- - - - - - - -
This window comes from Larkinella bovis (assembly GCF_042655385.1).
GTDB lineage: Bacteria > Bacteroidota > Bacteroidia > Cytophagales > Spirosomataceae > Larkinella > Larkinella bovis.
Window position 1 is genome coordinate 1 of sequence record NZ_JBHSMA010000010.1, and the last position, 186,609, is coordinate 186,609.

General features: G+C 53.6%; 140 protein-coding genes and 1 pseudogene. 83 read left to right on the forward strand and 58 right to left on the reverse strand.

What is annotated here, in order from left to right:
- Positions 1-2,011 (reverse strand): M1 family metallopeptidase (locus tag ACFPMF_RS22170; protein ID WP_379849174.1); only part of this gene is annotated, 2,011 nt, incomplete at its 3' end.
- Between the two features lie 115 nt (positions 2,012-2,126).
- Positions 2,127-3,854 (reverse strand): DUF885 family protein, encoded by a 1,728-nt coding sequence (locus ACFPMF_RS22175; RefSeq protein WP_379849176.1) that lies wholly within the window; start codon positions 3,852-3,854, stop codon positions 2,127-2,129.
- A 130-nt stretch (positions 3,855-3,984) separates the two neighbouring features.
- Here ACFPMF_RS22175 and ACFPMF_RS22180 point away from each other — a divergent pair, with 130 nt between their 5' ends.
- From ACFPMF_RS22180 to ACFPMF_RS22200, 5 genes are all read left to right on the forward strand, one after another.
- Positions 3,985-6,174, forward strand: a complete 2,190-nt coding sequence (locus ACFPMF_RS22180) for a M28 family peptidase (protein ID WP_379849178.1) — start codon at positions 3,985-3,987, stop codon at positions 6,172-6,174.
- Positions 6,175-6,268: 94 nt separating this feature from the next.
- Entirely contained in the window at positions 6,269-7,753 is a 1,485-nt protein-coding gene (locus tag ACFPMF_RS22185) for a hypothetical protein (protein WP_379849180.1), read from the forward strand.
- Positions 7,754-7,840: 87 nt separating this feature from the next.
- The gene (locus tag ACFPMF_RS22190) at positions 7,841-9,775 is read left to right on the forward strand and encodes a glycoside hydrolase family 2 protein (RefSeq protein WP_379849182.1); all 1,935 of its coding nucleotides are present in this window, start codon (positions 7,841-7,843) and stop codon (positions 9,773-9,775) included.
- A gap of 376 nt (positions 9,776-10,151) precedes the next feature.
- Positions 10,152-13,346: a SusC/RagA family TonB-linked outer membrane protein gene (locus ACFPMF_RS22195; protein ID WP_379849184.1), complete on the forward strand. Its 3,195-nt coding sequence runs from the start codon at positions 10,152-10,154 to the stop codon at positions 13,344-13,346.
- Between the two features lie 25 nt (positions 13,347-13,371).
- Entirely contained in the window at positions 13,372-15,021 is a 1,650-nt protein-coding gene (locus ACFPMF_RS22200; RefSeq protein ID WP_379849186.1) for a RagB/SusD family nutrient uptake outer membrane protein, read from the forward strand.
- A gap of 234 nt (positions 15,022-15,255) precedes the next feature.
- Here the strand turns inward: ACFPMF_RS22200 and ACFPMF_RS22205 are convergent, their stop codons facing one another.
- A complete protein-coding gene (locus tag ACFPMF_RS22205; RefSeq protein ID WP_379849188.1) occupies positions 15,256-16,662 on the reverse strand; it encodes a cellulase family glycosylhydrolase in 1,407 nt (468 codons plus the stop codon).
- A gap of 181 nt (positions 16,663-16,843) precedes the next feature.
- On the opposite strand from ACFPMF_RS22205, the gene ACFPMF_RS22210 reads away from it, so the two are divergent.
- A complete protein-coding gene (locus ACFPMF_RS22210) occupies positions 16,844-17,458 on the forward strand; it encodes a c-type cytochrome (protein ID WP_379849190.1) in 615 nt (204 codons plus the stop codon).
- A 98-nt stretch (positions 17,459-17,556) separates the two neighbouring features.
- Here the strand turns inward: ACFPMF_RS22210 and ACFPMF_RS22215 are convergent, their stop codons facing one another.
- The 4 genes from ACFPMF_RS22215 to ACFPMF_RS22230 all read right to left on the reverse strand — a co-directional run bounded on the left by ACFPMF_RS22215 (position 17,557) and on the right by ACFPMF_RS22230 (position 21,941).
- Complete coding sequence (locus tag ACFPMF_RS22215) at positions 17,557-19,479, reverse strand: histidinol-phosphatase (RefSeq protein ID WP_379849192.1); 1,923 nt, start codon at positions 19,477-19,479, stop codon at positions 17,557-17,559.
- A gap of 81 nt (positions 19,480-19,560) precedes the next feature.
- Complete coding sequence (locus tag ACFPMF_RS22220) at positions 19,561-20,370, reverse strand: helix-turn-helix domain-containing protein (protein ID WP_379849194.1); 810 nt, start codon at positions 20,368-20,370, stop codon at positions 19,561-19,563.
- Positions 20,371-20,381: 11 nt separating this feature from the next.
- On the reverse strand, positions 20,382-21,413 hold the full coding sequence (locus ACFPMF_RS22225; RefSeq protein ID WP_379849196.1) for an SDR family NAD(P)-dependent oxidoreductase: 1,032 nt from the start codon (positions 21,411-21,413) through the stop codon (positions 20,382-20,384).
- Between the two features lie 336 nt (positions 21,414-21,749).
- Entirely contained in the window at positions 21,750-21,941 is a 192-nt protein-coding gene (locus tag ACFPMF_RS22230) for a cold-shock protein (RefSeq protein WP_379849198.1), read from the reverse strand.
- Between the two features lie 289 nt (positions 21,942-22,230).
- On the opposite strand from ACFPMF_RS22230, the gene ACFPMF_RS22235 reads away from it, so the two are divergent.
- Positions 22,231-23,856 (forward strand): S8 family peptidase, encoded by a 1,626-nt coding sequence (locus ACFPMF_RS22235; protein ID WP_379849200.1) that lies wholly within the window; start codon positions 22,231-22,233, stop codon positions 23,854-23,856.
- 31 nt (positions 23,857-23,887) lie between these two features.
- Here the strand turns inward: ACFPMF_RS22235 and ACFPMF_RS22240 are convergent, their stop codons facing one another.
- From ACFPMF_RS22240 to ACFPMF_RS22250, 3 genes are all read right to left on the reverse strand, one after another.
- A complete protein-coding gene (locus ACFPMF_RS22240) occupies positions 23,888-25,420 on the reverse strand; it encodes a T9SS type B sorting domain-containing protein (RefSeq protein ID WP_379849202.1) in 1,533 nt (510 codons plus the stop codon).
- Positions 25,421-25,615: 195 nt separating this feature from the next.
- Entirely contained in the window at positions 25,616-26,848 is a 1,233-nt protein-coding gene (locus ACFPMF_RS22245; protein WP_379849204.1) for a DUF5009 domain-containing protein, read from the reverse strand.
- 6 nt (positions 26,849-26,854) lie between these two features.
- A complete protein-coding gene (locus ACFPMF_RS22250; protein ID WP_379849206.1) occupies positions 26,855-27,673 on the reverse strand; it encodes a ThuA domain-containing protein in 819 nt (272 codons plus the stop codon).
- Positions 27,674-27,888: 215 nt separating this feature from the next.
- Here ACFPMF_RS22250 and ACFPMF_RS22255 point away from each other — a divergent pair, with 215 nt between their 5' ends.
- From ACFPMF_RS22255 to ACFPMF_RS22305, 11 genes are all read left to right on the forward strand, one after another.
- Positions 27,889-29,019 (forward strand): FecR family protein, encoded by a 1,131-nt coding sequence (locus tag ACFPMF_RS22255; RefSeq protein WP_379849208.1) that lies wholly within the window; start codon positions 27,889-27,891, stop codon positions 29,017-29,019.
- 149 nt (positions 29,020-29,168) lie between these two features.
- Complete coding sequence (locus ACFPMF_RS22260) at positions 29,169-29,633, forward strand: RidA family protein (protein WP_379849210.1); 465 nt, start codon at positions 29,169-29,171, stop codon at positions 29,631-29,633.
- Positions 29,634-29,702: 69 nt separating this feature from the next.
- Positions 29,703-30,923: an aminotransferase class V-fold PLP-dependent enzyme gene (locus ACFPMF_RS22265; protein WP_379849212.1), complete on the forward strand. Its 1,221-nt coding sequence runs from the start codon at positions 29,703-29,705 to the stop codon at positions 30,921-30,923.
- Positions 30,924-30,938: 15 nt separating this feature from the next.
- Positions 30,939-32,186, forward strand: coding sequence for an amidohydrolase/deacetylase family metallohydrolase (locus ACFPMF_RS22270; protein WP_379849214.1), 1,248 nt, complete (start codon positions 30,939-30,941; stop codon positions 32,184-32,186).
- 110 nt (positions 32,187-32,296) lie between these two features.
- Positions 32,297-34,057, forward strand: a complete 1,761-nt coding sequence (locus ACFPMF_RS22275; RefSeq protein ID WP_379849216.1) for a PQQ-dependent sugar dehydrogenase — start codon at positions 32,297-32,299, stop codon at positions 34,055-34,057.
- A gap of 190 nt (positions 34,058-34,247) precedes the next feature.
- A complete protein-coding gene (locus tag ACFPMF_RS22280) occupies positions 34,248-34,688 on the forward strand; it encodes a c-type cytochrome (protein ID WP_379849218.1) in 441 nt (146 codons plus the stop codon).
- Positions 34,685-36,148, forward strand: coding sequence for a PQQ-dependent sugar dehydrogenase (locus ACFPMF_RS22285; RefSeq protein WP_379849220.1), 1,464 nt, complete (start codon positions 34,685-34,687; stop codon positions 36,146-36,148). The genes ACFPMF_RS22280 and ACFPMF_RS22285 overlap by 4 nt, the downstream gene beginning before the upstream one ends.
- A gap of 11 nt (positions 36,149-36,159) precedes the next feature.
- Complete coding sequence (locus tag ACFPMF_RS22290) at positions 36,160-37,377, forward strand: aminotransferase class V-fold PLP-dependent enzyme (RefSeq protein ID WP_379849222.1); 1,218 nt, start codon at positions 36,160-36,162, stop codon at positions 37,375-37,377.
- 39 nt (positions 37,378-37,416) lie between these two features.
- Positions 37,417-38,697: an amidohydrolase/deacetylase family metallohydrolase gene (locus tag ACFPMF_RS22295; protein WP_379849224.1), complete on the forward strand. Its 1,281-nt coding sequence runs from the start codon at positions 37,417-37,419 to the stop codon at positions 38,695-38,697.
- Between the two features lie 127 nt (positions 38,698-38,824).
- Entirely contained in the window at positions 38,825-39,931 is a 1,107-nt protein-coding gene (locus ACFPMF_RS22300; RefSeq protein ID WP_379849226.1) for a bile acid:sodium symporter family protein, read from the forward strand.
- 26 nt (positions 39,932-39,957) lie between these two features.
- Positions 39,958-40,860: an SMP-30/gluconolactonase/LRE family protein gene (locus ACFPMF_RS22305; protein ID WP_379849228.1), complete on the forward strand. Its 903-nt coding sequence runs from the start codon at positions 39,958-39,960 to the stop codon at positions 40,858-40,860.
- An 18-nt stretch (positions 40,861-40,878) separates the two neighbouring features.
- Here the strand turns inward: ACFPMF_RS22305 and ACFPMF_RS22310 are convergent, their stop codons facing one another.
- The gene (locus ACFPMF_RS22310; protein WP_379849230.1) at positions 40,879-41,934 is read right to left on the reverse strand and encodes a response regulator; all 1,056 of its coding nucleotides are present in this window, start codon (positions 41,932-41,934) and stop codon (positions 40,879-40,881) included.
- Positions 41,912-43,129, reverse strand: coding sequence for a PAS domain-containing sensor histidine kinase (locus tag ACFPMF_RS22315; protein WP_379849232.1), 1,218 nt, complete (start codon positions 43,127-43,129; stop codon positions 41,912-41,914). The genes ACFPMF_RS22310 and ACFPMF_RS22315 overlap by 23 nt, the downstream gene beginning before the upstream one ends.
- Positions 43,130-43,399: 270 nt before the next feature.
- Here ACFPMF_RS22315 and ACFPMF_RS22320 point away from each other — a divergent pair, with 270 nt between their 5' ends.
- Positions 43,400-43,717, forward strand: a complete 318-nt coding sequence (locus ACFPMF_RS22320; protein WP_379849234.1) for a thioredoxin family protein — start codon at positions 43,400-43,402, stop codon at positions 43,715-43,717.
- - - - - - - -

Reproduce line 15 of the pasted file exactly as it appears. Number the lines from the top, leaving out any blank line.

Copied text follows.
- Positions 7,754-7,840: 87 nt separating this feature from the next.